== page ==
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How has TV in Japan attempted to provide the foundations for an inclusive society? How have the controversial issues been dealt with?

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Introduction

Week 4 How has TV in Japan attempted to provide the foundations for an inclusive society? How have the controversial issues been dealt with? At first glance, Japanese television seems something of a paradox. If not direct conflict to, it seems to reflect little of the dignified nature of Japanese culture and society, yet it is vital to contemporary Japanese life. The average household in Japan watches between seven and a half to eight hours of television per day, and has more than one set1. Japanese viewers have been captured by a medium that has been designed to hold their attention through culture, ideology and a quasi-intimate interaction between the TV presenters and their audience. Such relationships are formed by a depiction of uniformity, solidarity, spontaneity or; combinations of the three. Though not an assurance of success, the most popular programs will follow such a recipe.2 A prime example is the Japanese news program. With a focus on domestic issues, with weather reports and/or human-interest segments from the various regions of Japan with a brief description of world events following. Such actions seemingly portray the Japanese nation as one, whilst emphasizing the distance of that which is foreign. Regional segments as in the case of the Nihon News Network's 'Zoom-in Morning'; will have field reporters stationed in the majority of the more substantial cities of Japan. ...read more.

Middle

Close attention is paid, as she tastes each of the meals, with her reaction to the food and the subsequent emotional response of the cooks being filmed. This contrasts sharply with when each team eats the others food with little decorum, giving the impression that they are not as important as the guest. They are more like the everyday 'boy next door' rather than the immensely popular pop idols with recording and product endorsement contracts.9 After a strategic commercial break, the judge's decision is given, whereby the winners are elated and the losers are inconsolable. The victors each receive a kiss in the cheek or hand from the guest, and a iconic pair of red lips which they add to the side of their chefs hat, like war medals. After a season, the number of lips each member has are tallied and a prize given to the one with the most 'kisses'. The show uses food to promote planning, aesthetics and most notably a consumption ethic, by implying that food sires sexuality and in turn, material success.10 Other cooking shows, still framed by notions of challenge, offer different messages, although with the same theme. 'Douchi no ryori shiou' (Which one? Cooking show) is a competition between rivals to win the favor of a external judge or judges; but speaks of procedure and tries to validate Japanese culinary instincts and traditional ideas. ...read more.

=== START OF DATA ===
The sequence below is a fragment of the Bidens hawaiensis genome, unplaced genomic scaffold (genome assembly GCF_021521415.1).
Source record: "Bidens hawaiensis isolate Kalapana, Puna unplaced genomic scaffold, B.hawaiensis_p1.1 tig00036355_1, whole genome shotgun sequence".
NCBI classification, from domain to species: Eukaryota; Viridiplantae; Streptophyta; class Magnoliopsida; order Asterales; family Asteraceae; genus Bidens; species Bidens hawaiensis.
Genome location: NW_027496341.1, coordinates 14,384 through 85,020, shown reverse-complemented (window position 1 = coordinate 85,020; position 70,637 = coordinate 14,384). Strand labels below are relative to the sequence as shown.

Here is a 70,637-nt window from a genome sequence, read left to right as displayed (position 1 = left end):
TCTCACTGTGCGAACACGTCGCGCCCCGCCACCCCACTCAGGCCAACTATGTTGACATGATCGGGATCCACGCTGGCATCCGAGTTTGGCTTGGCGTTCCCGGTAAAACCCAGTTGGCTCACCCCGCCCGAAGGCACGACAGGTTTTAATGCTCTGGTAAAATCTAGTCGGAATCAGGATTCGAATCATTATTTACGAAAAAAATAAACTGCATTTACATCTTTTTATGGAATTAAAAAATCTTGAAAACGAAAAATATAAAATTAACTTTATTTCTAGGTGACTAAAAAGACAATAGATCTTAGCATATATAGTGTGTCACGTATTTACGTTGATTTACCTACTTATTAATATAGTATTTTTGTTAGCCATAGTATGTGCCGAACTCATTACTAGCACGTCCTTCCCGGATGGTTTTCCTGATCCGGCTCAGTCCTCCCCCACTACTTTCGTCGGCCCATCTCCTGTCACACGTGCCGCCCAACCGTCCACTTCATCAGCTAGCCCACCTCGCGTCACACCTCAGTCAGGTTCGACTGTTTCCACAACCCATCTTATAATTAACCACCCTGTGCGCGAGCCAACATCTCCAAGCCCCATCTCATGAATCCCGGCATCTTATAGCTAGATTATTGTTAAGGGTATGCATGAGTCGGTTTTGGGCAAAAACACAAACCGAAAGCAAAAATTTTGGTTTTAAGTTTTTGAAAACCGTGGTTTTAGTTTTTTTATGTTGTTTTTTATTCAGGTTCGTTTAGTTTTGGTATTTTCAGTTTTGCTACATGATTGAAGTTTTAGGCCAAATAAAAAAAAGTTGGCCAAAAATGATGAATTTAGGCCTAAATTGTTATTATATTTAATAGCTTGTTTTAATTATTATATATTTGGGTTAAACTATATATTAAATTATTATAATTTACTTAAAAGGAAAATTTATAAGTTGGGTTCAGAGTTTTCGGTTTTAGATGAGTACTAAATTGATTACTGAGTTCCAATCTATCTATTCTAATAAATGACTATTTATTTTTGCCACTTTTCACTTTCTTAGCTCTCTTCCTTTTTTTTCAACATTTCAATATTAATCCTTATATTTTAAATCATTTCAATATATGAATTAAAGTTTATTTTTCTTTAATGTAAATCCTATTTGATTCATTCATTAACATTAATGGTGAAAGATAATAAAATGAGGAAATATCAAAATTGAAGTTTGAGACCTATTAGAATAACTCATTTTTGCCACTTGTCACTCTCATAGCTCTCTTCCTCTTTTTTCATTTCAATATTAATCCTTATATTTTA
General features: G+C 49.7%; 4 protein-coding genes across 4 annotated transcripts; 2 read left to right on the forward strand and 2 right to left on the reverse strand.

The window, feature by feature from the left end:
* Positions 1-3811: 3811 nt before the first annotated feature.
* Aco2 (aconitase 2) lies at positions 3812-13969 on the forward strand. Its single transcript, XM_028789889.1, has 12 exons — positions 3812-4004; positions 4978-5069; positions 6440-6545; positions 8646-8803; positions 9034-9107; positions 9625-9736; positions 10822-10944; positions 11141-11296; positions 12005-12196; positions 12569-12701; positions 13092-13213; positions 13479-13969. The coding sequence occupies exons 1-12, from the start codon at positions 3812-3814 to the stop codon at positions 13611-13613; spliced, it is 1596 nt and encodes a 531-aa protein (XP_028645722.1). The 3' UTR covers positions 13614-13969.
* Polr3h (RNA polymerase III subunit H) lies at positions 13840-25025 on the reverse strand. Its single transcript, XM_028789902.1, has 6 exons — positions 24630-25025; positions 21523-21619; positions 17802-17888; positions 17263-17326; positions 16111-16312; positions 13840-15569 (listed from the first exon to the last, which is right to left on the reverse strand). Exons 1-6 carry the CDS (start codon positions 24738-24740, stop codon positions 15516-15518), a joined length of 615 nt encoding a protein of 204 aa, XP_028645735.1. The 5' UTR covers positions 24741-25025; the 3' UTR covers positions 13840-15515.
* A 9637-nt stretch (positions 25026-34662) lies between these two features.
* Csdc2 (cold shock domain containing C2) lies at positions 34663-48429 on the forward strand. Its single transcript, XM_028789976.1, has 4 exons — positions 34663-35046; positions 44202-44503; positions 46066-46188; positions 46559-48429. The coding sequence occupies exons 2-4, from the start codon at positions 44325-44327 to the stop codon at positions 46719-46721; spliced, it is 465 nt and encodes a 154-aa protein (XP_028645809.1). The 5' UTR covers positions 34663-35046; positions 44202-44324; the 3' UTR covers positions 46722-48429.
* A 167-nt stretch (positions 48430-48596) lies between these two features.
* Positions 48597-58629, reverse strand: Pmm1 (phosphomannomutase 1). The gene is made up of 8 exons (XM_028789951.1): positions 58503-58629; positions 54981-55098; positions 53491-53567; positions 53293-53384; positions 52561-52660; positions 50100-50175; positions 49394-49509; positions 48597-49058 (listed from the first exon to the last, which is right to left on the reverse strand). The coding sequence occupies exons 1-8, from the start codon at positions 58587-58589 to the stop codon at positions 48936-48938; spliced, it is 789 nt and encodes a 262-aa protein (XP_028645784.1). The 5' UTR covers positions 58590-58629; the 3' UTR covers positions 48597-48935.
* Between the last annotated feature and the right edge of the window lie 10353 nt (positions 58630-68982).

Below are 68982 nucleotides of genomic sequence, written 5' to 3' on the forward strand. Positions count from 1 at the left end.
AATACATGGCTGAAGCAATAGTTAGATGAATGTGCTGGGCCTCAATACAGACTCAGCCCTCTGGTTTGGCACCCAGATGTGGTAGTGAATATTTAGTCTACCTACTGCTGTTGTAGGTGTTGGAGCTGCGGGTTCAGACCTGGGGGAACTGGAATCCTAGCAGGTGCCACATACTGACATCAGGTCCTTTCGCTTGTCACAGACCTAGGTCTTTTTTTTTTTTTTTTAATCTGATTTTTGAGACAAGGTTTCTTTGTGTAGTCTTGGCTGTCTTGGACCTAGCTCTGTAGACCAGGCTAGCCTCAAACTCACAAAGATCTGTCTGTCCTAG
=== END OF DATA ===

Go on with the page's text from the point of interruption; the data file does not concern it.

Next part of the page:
Conclusion

As in the American Civil Rights scenario of the early 1960's, changing loyalties, beliefs and increased willingness to understand differences allowed the marginalized to emerge with a greater confidence. It is this introspection that may be the greatest catalyst for change.16 Thus, Japanese television seeks to create an association between the Japanese people as a whole, attempting to exclude only those that the population would find most obviously foreign - those who live in a different country, eat different food sound and look different. By portraying the Japanese nation as a whole with a superior culture and customs to which her people are organically linked, they unify the nation and therefore their audience. 1 Andrew Painter 'Japanese Daytime Television, Popular Culture, and Ideology in Treat (ed) Contemporary Japan and Popular Culture, Uni Hawaii Press, 1996, p.198. 2 ibid.,p.197. 3 ibid.,p.200. 4 ibid.,p.203. 5 Todd Holden, 'Resignification and Cultural Re/Production in Japaese Television Commercials', M/C: A Journal of Media and Culture, 04/02/01, available at: http://moby.curtin.edu.au/~ausstud/mc/0104/japtele1.html 6 Todd Holden, 'And now for the main (Dis)course...: Or, Food as Entr�e in Contemporary Japanese Television', 02/02/99, available at:http://www.media-culture.org.au/9910/entr�e.html, p.1. 7 Holden, And now for, p.1. 8 Holden, And now for, p.1. 9 Holden, And now for, p.1. 10 Holden, And now for, p.2. 11 Holden, And now for, p.3. 12 Holden, Resignification and Cultural, p.5. 13 Stephen Miller 'The Reunion of History and Popular Culture: Japan "Comes Out" on TV', Journal of Popular Culture, vol 31.2 Fall 1997, p.162. 14 Miller, pp.164-165. 15 Miller,p.162. 16 Miller,p.171. ...read more.

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